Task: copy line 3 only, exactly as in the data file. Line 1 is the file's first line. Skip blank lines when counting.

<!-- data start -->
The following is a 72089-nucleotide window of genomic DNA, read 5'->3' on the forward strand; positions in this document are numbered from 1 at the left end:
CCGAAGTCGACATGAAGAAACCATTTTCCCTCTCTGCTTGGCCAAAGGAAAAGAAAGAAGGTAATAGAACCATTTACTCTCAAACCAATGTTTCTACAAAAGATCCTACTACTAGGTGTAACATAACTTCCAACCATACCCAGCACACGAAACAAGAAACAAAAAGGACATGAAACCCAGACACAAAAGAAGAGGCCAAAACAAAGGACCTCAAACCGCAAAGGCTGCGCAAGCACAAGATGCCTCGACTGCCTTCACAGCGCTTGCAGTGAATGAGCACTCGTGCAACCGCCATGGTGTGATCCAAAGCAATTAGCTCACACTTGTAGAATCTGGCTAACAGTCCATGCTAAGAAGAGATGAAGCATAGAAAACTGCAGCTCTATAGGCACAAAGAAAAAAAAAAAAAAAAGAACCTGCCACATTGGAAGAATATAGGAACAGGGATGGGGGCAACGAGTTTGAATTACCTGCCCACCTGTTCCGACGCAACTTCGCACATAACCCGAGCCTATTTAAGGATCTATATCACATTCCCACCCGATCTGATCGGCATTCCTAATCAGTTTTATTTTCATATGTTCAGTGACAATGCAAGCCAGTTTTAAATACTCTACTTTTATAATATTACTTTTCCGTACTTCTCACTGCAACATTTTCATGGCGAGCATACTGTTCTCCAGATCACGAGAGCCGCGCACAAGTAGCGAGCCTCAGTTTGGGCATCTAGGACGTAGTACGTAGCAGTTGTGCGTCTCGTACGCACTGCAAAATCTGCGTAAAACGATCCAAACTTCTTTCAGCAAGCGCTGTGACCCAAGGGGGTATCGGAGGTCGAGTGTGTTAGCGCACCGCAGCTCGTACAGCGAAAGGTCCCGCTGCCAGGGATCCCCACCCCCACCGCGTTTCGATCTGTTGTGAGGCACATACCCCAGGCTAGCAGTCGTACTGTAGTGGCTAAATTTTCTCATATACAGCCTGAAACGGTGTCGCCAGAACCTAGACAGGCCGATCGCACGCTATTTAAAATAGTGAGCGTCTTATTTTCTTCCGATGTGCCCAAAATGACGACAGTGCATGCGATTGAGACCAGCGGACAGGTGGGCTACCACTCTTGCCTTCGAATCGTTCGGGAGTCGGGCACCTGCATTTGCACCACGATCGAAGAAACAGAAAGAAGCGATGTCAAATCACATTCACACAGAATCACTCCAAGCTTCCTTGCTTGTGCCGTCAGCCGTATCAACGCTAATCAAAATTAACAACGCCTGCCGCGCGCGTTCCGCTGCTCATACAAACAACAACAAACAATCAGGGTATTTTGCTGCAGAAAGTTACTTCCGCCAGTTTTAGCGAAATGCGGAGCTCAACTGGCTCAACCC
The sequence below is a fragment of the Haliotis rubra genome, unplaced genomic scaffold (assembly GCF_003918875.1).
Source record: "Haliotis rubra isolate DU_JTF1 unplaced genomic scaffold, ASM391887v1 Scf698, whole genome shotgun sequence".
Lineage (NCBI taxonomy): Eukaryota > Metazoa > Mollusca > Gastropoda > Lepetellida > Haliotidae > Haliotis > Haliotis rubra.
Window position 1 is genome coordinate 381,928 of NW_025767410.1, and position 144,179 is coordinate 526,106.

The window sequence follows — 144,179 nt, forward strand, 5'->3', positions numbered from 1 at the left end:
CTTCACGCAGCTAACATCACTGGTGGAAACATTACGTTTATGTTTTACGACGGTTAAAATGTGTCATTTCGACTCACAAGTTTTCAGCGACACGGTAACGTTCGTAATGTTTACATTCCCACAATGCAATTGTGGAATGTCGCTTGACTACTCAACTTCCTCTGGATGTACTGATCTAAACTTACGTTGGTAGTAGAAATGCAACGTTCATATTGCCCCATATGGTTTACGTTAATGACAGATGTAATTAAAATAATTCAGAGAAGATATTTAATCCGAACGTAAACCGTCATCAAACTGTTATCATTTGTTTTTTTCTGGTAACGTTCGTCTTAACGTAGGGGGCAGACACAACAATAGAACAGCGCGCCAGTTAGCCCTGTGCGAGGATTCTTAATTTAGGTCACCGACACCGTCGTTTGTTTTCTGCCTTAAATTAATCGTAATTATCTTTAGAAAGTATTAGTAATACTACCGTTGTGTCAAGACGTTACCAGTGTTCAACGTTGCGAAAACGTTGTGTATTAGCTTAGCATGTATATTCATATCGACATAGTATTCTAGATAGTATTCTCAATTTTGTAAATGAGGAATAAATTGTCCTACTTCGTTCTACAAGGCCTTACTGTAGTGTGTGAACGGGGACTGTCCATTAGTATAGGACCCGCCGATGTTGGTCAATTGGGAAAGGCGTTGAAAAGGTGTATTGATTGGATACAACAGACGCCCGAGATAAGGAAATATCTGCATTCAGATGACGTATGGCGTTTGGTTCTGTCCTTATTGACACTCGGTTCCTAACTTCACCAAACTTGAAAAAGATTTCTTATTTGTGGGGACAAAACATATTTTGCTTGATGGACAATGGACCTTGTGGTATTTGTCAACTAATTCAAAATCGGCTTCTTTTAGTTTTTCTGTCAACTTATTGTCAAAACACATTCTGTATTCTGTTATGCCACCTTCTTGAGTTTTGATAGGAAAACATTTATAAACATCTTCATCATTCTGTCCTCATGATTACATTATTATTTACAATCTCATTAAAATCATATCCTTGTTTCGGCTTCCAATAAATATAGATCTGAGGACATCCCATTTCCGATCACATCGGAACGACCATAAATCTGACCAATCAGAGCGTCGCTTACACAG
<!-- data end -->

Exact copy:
The sequence below is a fragment of the Haliotis rubra genome, unplaced genomic scaffold (assembly GCF_003918875.1).